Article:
Travelers Profit Falls 23% in Fourth-Straight Quarterly Dropby
Shares fall most in Dow average, erasing gain for the year
Investment income slips, pressured by low interest rates
Travelers Cos., the sole property-casualty insurer in the Dow Jones Industrial Average, posted its fourth-straight profit decline as weather-related costs climbed and investment income slipped. The stock fell the most since April.
Third-quarter net income dropped 23 percent to $716 million, or $2.45 a share, from $928 million, or $2.97, a year earlier, New York-based Travelers said Thursday in a statement. Operating profit was $2.40 a share, beating the $2.36 average estimate of 21 analysts surveyed by Bloomberg.
Alan Schnitzer is yet to post a profit increase since taking over in December for Jay Fishman as chief executive officer. Insurers have been pressured this year by low interest rates, higher-than-expected costs on auto policies and elevated claims from North American catastrophes. Travelers’ second-quarter profit fell to the lowest since Superstorm Sandy in 2012 as wildfires fueled claims in Canada. Then flooding damaged homes in Louisiana in August, and Hurricane Hermine struck Florida last month.
“By Travelers high standards, this was a sub-par result,” John Heagerty, an analyst at Atlantic Equities, wrote in a note. “Bodily injury claims inflation in personal auto was the main culprit, but commercial insurance also suffered from loss cost trends.”
Schnitzer reported a third-quarter combined ratio of 92.9, meaning the insurer retained 7.1 cents of every premium dollar after claims and expenses. That worsened from a ratio of 86.9 percent a year earlier.
Travelers dropped $6.71, or 5.8 percent, to $109.52 at 4:15 p.m. in New York, erasing the stock’s gain for the year. The drop was the steepest in the 30-company Dow. The insurer said that costs from this month’s Hurricane Matthew were probably at least $75 million before tax.
Policy sales advanced 3.2 percent to $6.39 billion. The insurer charged domestic business insurance customers 2.7 percent more at renewal in the three months ended Sept. 30, according to a presentation on the company’s website. That compares with a 1.9 percent increase in the second quarter.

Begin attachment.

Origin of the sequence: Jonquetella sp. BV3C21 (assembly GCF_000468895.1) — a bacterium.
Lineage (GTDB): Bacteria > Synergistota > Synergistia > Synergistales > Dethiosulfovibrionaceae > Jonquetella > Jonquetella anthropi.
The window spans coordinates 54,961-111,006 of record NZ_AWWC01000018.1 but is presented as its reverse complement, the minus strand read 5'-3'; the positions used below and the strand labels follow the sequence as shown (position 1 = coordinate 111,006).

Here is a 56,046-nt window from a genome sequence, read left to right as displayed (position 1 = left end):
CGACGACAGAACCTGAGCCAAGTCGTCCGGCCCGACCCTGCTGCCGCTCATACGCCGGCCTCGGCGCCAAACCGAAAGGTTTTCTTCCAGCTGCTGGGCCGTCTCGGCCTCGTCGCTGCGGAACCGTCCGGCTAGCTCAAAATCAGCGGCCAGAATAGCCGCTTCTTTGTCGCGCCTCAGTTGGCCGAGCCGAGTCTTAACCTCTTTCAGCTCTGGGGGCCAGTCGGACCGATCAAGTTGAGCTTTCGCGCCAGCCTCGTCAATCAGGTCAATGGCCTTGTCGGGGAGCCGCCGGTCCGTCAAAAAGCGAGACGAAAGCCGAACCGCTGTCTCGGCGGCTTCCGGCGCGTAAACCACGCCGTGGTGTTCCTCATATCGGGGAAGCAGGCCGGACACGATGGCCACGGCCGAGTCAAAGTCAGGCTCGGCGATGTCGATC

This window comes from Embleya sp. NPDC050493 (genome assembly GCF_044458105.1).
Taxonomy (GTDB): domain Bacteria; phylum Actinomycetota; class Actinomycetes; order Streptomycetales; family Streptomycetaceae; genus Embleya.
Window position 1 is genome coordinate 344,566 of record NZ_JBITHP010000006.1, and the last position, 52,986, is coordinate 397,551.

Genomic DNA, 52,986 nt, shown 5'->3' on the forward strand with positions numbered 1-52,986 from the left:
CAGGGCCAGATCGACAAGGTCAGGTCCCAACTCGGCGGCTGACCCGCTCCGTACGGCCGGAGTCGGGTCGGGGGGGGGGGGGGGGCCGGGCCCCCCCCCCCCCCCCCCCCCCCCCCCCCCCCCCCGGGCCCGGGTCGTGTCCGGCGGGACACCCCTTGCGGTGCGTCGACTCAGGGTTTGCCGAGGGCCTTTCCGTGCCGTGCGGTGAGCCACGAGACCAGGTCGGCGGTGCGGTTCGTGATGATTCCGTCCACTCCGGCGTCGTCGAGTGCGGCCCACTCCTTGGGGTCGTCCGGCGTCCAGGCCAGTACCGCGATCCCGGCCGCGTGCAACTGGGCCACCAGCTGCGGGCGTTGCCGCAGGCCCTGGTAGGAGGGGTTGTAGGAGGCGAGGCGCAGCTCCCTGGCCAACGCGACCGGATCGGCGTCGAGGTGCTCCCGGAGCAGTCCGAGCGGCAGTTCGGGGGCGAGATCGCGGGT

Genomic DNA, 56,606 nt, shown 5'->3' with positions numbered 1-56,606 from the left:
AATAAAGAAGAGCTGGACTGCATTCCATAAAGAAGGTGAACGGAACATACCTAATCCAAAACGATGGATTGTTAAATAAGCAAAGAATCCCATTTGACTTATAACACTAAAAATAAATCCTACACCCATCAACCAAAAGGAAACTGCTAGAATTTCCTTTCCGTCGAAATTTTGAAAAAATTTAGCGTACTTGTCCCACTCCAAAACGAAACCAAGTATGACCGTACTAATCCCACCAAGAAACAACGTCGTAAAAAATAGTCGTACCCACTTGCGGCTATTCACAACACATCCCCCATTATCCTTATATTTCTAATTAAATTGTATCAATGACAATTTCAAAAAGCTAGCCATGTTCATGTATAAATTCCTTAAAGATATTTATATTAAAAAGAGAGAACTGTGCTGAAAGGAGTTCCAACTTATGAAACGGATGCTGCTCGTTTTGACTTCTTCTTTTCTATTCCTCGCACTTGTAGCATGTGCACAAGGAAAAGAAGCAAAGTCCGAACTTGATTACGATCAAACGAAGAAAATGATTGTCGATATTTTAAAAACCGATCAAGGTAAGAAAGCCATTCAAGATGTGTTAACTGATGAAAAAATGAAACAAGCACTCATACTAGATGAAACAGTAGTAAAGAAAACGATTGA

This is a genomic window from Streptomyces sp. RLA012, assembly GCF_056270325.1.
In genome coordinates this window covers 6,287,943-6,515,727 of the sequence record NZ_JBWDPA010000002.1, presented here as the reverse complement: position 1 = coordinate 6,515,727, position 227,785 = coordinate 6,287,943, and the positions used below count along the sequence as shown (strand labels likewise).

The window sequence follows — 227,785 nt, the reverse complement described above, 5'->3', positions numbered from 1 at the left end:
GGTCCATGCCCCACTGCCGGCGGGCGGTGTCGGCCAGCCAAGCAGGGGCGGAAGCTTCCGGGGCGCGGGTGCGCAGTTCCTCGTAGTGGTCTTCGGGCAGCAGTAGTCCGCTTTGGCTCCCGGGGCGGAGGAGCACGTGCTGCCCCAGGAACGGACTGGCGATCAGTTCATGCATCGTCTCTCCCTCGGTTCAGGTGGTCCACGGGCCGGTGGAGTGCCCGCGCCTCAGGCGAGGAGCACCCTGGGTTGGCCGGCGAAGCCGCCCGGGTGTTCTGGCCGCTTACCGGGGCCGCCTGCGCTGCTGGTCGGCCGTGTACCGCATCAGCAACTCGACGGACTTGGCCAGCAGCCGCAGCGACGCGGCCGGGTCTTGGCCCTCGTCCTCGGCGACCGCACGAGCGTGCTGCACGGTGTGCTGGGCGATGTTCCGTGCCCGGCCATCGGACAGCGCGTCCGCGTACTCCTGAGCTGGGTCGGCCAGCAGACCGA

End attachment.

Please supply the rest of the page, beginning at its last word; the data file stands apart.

“In our commercial businesses, we are pleased with our historically high levels of retention and positive renewal premium change,” Schnitzer said in the statement. “These results were due to the successful execution of our strategy to retain those accounts that meet our return thresholds and to take appropriate measures to improve profitability on those accounts that do not, while also seeking attractive new business opportunities.”
The gain from reserves narrowed to $39 million pretax from $199 million. Insurers regularly reassess the money they’ve set aside for future claims and can scale back or raise the amount based on their expectation of losses.
Return on equity fell in the third quarter to 11.6 percent, from 15.4 percent a year earlier. Book value, a measure of assets to liabilities, rose to $86.04 a share from $85.73 at the end of June. The company repurchased $562 million of its shares in the third quarter.
Net investment income declined to $472 million, from $484 million a year earlier. The contribution from the holdings outside of bonds was $69 million compared with $68 million in last year’s third quarter.
Fishman’s career was cut short by amyotrophic lateral sclerosis, or ALS. The executive, who steered Travelers through the financial crisis, died in August at age 63. John Dasburg replaced him as chairman.